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Joan of Arc
A Military Leader
By Kelly DeVries
The History PressCopyright © 2011 Kelly DeVries
All rights reserved.
On 28 June 1431 English military leaders at Rouen in occupied France sent the following letter in the name of King Henry VI to 'the prelates of the Church, to the dukes, counts and other nobles and to the cities of his kingdom of France':
... it is commonly reported everywhere how the woman who had called herself Jehanne la Pucelle (the Maid), a false prophetess, had for more than two years, against divine law and the estate of her sex, dressed in men's clothes, a thing abominable to God, and in that state journeyed to our chief enemy, whom, with others of his party, clergy, nobles and commoners, she often contended that she was sent from God, and presumptuously boasted that she often had personal and visible communication with St Michael and a great host of angels and saints of Paradise, as well as with St Catherine and St Margaret. ... She dressed herself also in arms worn by knights and squires, raised a standard, and, in very great outrage, pride and presumption, demanded to have and carry the very noble and excellent arms of France, which she entirely obtained, and carried in many conflicts and assaults ... In such a state she went to the fields and led men-at-arms and commanded great companies to commit and exercise inhuman cruelties in shedding human blood, in causing popular seditions and disturbances, inciting them to perjuries and pernicious rebellions, false and superstitious beliefs, in disturbing all free peace and renewing mortal war, in permitting herself to be worshiped and revered by many as a holy woman, and working other damnable things in many cases too long to describe, which in many places are recognized always to have greatly scandalized almost all of Christianity.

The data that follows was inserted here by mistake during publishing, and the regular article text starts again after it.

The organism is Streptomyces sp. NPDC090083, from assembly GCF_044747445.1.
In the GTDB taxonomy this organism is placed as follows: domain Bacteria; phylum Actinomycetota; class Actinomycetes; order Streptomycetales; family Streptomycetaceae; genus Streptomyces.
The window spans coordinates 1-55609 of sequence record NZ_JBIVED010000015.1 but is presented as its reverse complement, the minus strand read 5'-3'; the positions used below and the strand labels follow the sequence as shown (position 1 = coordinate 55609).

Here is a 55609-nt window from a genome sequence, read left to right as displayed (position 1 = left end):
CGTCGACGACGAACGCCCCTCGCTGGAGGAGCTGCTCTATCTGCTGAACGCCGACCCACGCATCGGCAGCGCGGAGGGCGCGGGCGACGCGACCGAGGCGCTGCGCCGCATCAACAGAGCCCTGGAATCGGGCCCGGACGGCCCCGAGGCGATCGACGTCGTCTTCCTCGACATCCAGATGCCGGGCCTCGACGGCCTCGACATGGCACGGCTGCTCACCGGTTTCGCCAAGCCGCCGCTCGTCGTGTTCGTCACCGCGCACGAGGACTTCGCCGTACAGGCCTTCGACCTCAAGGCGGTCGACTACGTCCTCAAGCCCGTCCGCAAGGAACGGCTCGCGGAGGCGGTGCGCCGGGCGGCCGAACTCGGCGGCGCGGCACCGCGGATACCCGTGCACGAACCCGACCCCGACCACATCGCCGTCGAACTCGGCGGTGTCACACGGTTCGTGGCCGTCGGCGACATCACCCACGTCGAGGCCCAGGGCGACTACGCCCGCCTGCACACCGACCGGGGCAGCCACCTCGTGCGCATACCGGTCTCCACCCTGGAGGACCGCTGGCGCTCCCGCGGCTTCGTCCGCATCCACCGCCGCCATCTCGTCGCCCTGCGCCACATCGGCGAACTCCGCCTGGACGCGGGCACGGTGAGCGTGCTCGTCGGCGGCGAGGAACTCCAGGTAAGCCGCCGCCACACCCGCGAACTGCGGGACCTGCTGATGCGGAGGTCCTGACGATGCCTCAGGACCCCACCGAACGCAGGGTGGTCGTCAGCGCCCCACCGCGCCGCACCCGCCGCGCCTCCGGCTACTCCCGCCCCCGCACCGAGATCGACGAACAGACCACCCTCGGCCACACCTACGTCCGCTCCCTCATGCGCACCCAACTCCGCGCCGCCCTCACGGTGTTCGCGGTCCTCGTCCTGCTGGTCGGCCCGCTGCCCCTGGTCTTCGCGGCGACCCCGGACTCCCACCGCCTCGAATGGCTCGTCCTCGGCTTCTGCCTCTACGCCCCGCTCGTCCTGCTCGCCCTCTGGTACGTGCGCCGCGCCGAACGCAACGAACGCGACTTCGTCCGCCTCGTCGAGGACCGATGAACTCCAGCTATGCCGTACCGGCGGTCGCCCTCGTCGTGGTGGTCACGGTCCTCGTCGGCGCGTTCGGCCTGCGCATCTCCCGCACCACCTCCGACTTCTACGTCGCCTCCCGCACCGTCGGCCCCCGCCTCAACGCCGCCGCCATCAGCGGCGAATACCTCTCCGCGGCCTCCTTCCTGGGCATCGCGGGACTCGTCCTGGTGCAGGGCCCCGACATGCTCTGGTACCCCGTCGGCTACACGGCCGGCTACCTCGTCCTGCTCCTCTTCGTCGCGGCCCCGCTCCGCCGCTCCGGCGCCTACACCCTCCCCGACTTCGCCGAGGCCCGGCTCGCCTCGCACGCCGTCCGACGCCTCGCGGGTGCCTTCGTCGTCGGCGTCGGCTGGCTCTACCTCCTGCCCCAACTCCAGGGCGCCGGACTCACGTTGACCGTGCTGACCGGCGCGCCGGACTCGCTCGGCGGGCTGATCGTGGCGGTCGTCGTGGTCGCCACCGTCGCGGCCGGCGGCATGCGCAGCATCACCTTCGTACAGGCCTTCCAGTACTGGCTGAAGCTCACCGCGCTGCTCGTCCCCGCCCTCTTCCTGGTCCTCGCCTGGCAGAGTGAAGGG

The reason for the release of such a letter was simple: the English wished to restore what had been the military situation but two years previously, when they controlled almost the entirety of northern and southwestern France. At the time of this letter, they no longer controlled that same territory. In fact, during that two-year span of time not only had the English lost the extremely important Loire town of Orléans, which they had been on the very point of capturing in 1429, but they had been deprived of almost all of their other Loire strongholds – Jargeau, Beaugency, Meung, and, further to the south, Saint-Pierre-le-Moutier. They had suffered the capture and imprisonment of two of their military leaders, John Talbot, earl of Shrewsbury, and William de la Pole, earl of Suffolk. And, perhaps most grievous of all because there had been relatively no military action involved, they had seen the surrender of Auxerre, Châlons, Troyes, Soissons, Laon, Senlis, Compiègne, and Reims. At the last town, their enemy, the man whom they saw as the usurper of their lawful French throne, had been crowned as King Charles VII of France.